That's being rather melodramatic really. What actually happened is that I found out the student subject selection numbers for next year were not sufficient for my subject to run again. And seeing as I'm currently employed just to teach Year 12 Philosophy, I don't have a job if the subject doesn't run. In fact, I only have about five classes left with the current students until they go on exam study leave. Usually, that would mean I would begin an 'early start' program with next year's students but as there isn't going to be a class, I'll be floating relief for the rest of the year.
Believe me, I have moped a fair bit over this. It came at the same time as I was finishing up marking and reports and while I was being audited in order to renew my teaching registration ("Surprise! You are one of the lucky few who have been randomly selected to provide proof of your teaching and pd for the last five years!"). It was a heavy couple of weeks.
But I'm feeling bright and snappy again now. I will have at least one day a fortnight's work next year and I'll pick up whatever relief teaching they offer me and that should keep me busy enough.
However, the whole thing stirred up a mountain of questions for me about family and work. In the mix was the opportunity to apply for a job that would take me up to four days a week work. Was it the right time to work so many days? Should I wait and see what else was offered? What if nothing else was offered? How much work is too much?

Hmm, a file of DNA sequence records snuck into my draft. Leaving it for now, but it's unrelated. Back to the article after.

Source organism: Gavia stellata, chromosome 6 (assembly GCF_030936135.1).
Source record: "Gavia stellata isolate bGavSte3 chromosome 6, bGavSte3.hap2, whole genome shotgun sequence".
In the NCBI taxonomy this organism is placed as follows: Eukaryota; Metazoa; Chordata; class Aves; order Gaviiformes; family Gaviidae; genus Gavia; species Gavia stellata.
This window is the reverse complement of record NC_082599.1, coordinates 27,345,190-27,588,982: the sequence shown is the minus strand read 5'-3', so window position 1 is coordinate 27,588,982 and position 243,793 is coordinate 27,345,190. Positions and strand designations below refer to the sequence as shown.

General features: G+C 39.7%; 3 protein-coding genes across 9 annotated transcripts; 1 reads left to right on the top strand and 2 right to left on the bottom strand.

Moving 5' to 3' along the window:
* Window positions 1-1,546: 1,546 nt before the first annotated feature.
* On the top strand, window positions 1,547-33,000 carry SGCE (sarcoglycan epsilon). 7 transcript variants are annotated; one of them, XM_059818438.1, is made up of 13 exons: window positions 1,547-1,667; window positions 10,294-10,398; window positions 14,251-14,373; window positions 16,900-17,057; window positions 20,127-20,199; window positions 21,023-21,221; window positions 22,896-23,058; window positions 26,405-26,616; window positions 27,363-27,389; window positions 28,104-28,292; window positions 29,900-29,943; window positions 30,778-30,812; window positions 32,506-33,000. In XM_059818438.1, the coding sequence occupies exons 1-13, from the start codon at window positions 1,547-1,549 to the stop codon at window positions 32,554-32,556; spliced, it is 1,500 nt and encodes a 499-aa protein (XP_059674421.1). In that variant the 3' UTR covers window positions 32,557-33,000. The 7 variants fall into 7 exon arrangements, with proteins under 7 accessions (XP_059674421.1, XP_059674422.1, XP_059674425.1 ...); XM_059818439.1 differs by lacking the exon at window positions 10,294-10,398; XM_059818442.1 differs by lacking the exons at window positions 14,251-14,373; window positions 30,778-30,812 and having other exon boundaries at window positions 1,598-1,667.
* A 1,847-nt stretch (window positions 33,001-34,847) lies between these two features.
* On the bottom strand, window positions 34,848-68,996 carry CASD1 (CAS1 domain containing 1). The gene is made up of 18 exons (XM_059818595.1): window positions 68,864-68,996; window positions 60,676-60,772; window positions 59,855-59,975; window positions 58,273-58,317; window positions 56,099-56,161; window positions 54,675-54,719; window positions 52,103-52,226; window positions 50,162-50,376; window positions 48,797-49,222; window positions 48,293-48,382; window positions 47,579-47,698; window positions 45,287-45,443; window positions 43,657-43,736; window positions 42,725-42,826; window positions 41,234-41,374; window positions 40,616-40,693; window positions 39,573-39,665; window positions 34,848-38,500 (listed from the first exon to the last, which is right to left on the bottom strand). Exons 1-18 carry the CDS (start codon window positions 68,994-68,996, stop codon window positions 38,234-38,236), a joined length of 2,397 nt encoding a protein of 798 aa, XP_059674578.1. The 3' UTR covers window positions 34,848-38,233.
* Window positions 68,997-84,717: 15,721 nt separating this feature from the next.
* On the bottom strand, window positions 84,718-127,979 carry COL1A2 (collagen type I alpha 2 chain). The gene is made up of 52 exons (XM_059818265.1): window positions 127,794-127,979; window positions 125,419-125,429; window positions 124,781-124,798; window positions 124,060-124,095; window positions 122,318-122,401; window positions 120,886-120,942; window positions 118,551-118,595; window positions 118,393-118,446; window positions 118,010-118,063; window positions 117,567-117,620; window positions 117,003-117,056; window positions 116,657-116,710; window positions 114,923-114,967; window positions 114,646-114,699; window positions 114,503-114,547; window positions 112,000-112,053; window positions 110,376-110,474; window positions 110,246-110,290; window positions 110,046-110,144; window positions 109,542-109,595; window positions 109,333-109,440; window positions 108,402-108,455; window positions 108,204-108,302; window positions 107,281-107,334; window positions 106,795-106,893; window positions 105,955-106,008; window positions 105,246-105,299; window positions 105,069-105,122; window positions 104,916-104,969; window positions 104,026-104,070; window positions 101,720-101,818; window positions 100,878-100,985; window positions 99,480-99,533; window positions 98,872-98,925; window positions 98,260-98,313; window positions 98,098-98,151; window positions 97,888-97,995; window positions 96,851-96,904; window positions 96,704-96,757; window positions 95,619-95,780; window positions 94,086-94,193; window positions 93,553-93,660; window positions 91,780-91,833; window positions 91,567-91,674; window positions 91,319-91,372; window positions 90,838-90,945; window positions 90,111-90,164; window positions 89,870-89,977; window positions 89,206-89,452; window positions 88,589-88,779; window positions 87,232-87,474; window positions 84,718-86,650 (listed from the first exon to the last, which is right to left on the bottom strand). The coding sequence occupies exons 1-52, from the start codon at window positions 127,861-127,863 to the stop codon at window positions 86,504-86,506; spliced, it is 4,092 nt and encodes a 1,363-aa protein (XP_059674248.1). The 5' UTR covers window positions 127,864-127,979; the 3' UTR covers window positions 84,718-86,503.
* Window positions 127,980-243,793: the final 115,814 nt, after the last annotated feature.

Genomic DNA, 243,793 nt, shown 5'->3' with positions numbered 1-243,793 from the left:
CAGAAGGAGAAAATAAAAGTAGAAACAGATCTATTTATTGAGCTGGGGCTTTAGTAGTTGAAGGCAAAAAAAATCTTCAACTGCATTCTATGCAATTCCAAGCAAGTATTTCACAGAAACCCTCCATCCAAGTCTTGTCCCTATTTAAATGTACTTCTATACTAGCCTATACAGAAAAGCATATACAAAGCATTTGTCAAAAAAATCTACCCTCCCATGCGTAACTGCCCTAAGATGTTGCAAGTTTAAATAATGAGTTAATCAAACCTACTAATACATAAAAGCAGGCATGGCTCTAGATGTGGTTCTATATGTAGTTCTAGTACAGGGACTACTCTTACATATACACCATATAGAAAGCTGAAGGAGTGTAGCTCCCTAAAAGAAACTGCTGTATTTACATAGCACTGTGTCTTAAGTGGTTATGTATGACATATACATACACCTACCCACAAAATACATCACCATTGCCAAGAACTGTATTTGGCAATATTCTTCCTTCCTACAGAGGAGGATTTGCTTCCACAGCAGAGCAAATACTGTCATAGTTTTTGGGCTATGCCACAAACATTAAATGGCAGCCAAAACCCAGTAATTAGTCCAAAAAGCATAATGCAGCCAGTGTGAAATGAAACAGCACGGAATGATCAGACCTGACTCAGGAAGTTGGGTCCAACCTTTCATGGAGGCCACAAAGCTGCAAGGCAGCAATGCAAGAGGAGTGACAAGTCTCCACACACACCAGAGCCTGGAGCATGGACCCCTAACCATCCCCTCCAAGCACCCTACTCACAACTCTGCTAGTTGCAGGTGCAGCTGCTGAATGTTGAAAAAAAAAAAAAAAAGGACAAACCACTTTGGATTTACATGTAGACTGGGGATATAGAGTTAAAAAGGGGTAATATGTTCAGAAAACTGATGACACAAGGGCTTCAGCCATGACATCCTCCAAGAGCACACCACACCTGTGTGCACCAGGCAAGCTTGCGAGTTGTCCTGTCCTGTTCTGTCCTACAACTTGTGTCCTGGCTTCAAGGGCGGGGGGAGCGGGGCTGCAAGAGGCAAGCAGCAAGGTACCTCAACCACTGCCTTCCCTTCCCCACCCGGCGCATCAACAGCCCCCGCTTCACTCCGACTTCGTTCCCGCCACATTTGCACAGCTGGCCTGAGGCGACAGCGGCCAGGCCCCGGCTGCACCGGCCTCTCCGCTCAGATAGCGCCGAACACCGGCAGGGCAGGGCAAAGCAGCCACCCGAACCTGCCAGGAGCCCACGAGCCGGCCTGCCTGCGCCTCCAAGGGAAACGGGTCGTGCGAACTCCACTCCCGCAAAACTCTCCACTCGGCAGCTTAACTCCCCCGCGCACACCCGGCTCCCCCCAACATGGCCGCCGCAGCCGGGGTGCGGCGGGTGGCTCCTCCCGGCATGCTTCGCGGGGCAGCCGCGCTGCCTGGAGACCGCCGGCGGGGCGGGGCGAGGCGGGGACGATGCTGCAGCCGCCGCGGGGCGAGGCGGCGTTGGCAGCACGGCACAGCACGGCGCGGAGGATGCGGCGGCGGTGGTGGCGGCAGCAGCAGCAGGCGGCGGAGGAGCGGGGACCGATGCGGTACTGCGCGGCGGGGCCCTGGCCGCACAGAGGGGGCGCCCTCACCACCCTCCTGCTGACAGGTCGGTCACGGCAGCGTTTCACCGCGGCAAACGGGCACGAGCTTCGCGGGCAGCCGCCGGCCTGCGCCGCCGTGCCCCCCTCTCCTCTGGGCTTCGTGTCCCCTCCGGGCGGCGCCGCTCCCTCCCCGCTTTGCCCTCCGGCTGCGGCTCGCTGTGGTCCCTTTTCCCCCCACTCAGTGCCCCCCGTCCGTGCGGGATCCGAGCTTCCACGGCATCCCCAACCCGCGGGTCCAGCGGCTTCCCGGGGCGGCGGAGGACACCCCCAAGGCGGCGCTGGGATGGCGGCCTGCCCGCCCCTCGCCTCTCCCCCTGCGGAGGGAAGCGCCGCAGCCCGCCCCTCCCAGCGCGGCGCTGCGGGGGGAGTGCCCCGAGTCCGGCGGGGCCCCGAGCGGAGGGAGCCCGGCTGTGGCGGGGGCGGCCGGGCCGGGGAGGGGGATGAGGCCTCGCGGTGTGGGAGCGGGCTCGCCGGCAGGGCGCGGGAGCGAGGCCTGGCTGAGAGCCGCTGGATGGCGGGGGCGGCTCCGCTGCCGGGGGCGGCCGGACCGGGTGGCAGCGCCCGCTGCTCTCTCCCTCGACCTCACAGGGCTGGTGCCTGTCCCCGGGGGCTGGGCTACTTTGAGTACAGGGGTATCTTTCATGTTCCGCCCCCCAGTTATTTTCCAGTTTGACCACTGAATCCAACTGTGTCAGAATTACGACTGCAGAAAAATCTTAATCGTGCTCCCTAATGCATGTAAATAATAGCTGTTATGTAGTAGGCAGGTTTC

And that stirred up a second round of perhaps more fundamental questions. What if I don't work? Or don't work at my chosen career? How important to how I see myself is work? When I first left work to stay home, it was all exciting and a new adventure. Years in, and although I am still very glad to be caring for my family, the gloss has well and truly worn off. Paid employment then looms tantalizing on the horizon. Not so much the money but the "value" that comes with it. You are seen differently when you work. And it's hard not to buy into that.
So if I don't work, what does that mean? Is what I do outside of work valuable? I have had to struggle with that all over again.
And in the middle of all of this, I watched this clip from the Harvard Business Review (because where else would you turn to find out how to measure your work?) with Clay Christensen. He also has a longer TED talk on the same subject.